12 Tehran Metro, Iran – Someone Jumps Every Month

The Tehran Metro, a rapid transit system in Tehran, Iran, is still under construction, but already spans over 110 miles and carries roughly 2 million passengers every day. By the time it’s complete (around 2020) it will have a total length of 270 miles, consisting of 9 lines. The tariffs are reasonable and it has improved the lives of the people of Tehran dramatically.

But sadly, it is also a place where desperate people go to end it all. According to Tehran Metro authorities, at least one successful suicide occurs every month in the subway system. The figures for attempted suicides (people who are rescued before they jump in front of the trains) are not known. Not only is this devastating for the families of the victims and the victims themselves, but also terrifying for other commuters who witness such an event.

11 Nanjing Yangtze River Bridge, China – Over 2000 Lives

The San Francisco Golden Gate Bridge was once considered to be the most popular suicide site in the world, but it was recently overtaken by the Nanjing Yangtze River Bridge in China. This bridge was constructed in 1968 and since then more than 2000 people have taken their last breaths here before leaping to their deaths. The number of deaths on this bridge may even be higher as many bodies have never been recovered. Also, police in the area do not include people who jumped off the bridge, missed the water and hit the riverbanks, in the total number.

On a slightly less morbid note, police records show that since 2007 up to 200 people have been rescued from the bridge and one local man has single-handedly rescued more than 300 people from the bridge and helped them get the support they need.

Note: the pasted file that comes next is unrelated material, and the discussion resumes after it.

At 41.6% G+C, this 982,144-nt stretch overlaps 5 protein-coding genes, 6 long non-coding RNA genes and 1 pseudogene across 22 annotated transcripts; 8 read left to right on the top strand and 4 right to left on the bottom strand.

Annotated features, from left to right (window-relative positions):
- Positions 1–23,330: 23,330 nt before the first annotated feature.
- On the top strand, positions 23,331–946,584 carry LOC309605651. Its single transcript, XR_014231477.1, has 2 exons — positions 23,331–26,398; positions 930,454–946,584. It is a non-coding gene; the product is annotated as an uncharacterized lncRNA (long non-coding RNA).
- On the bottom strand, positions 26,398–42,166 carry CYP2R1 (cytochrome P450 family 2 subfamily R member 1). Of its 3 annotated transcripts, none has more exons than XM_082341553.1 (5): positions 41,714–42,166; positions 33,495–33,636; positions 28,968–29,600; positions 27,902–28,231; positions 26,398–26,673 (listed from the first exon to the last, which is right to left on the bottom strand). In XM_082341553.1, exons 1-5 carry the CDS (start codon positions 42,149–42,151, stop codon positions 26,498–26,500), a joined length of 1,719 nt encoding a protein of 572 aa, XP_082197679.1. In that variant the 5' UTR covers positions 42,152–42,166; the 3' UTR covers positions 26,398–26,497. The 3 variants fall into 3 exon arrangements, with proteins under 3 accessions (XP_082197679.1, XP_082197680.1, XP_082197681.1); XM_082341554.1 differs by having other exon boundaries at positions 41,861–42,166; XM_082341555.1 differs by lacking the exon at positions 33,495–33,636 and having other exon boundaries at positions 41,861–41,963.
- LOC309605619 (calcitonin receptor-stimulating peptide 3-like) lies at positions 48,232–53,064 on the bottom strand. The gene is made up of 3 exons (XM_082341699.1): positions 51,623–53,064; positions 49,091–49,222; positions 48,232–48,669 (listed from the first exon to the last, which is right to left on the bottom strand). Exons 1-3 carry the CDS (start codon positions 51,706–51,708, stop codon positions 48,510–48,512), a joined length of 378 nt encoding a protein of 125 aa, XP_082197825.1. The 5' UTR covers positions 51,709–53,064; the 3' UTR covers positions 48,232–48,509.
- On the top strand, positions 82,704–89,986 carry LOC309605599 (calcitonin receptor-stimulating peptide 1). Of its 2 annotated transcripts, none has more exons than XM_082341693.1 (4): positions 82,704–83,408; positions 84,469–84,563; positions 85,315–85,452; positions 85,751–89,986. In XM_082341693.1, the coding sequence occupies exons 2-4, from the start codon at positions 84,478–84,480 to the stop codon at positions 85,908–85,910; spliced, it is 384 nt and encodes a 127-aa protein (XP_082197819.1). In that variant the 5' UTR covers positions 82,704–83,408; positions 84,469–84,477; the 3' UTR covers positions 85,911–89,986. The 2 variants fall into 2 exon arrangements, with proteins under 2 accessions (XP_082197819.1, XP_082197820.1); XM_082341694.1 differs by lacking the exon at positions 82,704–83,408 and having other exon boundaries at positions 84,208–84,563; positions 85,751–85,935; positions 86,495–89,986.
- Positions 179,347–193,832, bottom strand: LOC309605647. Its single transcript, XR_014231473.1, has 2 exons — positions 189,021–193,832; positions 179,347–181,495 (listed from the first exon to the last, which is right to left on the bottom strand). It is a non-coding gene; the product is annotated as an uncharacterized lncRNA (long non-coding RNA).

10 Sunshine Skyway Bridge, United States – Installed Crisis Hotline Phones Along The Bridge

The Sunshine Skyway Bridge that crosses Tampa Bay is believed to be haunted. That’s not very surprising when you consider that since 1987 more than 200 people have taken their own lives by jumping from the highest span of the bridge. It’s estimated that at least another 50 people have jumped from the bridge and survived.

It’s easy to think that jumping from a height like this into the water would be a quick and painless death, but as Corporal Gary Schluter of the Florida State Highway Patrol explains this is far from true. Hitting the water after the 4-second fall is more like hitting concrete and sometimes the jumpers remain conscious after suffering bone-crushing injuries and slowly drown in the water.

To try and quell the number of suicides at this site the State of Florida installed crisis hotline phones along the bridge in 1999 and began 24-hour patrols, but the total amount of jumpers has not declined in the last 18 years.

9 Aokigahara Forest, Japan – Most Popular Site In Japan, 8 People Every Month